I’m Joe the Android Guy, and I’ve written over 1,500 articles for Pocketnow. How many of those were written on an Android-powered device? Sadly, only a handful. I would have expected someone with the moniker of “the Android Guy” to use that platform for the majority of the work he does. If you did too, I’m terribly sorry to disappoint you.
What it doesn’t do is offer a viable platform for replacing your desktop or laptop computer. I write my articles on a laptop or desktop computer running Microsoft Windows. At any given time I have a Chrome browser with a dozen tabs, a spreadsheet, a word processor, and graphics editing program open. I’ll fact-check in one browser window pinned to one side of my screen and write my articles in another browser window pinned to the other side. I’ll find and edit images, and upload them into my articles. I’ll find quotes and statistics to include in my articles. All of this requires numerous programs and a bunch of apps running concurrently. That’s something Android just can’t do today – and it’s well beyond the time when it should.
Whether it’s a tablet or smartphone, either can have a keyboard and mouse paired to it via Bluetooth. In that configuration, there’s no reason why an Android, powered by a multi-core Snapdragon processor with a gaming-class GPU, multiple gigs of RAM, Bluetooth, WiFi, and broadband Internet built in shouldn’t be able to replace your desktop computer – but it doesn’t and it can’t. Why not? Because despite built-in multi-tasking, you still can’t reliably do two things at the same time.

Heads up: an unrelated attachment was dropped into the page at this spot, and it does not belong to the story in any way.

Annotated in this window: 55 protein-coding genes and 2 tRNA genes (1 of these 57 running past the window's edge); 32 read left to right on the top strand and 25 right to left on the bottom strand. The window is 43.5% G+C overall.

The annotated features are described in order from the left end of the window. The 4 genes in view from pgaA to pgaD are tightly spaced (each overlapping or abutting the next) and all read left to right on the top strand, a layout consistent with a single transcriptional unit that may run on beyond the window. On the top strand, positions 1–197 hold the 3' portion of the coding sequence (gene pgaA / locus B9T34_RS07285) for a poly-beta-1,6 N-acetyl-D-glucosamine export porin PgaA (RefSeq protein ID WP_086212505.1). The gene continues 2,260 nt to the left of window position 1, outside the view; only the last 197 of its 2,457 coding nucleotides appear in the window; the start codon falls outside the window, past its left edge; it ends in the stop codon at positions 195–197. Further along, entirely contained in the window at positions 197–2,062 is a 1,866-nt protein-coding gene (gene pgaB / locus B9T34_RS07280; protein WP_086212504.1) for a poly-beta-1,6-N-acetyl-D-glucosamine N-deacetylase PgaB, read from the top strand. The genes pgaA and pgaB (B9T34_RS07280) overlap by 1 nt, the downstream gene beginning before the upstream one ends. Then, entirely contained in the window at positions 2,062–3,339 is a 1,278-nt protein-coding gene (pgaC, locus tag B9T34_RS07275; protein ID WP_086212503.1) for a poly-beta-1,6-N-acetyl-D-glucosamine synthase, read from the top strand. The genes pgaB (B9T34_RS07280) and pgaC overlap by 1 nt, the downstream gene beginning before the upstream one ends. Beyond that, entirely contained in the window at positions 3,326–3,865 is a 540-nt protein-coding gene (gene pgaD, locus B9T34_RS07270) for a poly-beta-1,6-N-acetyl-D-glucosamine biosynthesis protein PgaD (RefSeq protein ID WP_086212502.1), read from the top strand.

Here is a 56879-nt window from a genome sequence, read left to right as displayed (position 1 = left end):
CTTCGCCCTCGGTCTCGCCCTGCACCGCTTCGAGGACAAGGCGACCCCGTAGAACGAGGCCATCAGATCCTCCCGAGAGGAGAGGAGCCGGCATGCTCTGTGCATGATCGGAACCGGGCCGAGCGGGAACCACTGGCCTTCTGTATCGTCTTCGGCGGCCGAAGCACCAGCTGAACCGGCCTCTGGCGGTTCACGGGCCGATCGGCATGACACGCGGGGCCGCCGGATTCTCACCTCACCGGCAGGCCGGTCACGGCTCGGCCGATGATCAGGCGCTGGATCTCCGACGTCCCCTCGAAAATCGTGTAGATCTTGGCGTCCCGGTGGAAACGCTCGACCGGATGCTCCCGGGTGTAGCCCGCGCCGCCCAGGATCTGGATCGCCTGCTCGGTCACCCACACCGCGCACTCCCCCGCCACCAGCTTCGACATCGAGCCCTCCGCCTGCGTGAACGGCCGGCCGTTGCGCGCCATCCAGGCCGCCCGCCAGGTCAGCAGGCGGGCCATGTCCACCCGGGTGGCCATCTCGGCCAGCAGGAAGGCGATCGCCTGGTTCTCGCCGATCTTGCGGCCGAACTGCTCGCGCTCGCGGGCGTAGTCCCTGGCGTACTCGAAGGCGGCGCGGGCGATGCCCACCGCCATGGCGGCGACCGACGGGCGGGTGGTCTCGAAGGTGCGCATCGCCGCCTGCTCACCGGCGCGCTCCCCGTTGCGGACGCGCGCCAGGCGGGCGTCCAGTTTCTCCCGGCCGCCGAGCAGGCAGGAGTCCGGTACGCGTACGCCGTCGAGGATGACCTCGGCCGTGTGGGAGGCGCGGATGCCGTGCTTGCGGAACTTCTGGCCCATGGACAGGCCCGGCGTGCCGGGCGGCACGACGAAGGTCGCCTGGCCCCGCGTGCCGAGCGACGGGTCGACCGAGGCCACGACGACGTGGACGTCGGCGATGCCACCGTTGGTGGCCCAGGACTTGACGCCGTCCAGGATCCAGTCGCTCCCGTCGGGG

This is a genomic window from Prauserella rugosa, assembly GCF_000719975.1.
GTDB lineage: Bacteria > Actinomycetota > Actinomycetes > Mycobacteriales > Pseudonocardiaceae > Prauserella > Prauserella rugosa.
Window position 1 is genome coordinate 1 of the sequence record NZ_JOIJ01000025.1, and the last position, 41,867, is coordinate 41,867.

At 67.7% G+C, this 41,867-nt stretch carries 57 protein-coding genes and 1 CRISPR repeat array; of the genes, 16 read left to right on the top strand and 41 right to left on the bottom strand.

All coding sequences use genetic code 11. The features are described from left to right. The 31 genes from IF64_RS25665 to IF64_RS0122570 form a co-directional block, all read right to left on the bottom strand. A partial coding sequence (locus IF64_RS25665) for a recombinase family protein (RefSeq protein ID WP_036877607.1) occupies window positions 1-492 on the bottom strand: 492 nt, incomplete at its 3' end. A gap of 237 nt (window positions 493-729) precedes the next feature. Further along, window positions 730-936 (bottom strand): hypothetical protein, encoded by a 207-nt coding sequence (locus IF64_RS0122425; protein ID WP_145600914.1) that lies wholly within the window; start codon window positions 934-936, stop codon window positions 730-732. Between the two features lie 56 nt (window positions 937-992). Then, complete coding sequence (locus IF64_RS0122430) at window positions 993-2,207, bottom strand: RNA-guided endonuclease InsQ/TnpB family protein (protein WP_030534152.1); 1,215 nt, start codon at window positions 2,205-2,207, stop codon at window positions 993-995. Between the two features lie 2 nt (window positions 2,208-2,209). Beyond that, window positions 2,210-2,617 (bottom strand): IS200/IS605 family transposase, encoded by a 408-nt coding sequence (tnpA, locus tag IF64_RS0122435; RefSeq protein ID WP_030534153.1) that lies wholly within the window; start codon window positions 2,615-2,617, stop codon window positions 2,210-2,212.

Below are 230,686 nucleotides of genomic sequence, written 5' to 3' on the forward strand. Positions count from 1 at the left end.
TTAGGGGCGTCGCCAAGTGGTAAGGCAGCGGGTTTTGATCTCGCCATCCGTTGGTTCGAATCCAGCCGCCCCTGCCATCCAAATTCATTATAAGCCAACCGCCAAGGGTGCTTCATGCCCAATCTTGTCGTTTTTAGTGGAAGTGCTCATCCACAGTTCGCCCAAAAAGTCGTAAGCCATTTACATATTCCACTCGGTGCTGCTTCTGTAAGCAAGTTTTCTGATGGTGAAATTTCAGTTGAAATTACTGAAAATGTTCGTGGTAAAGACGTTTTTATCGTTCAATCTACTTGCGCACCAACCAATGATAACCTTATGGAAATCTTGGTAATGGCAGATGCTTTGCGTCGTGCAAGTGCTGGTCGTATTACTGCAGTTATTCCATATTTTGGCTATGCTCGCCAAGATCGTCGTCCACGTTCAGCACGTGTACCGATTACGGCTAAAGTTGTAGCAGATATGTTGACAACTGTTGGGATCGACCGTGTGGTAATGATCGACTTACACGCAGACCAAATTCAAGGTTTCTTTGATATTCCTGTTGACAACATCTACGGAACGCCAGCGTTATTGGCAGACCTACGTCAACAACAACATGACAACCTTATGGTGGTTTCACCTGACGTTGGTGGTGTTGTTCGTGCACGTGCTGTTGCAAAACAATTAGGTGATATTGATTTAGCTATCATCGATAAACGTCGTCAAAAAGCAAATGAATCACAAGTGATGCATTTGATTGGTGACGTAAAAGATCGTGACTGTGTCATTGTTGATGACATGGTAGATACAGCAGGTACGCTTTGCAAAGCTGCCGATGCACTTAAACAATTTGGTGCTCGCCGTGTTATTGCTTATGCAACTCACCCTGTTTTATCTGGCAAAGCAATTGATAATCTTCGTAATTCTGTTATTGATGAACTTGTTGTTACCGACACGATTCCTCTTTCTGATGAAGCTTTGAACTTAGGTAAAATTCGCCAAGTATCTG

Yes, Android can run many things at once, but Android also automatically closes apps when it needs to free up RAM. If you’re researching an article and writing it up at the same time, there’s a good chance that one of your apps will automatically close while you’re working – swapping between the two running apps. This might cause you to lose your place in the thirty-page whitepaper you were citing from, or it might cause the text that you’ve written (but not yet saved as a draft) to be lost. Neither of these scenarios is acceptable – but it happens often enough that I can’t trust Android when writing articles.
Microsoft has fought with how to balance multi-window support with a touch-friendly interface and finally has something that works included in Windows 10 and Microsoft Surface. The reasons for being able to interact with two apps on the screen at the same time is the whole reason why Microsoft launched an empire with its Windows lineup. Even Apple recently added multi-window (split-view) support to its tablets running iOS.
For one of today’s mobile platforms to overlook this very simple concept is disheartening. We learned our lesson once, and now we have to wait for the OS-makers to reinvent the wheel?
I long for the day when I, Joe the Android Guy, am able to efficiently write articles about Android-powered devices using an Android-powered phone or tablet. That day has not yet arrived, and if it doesn’t get here soon, Android will find itself playing catchup in an already crowded sea of competition.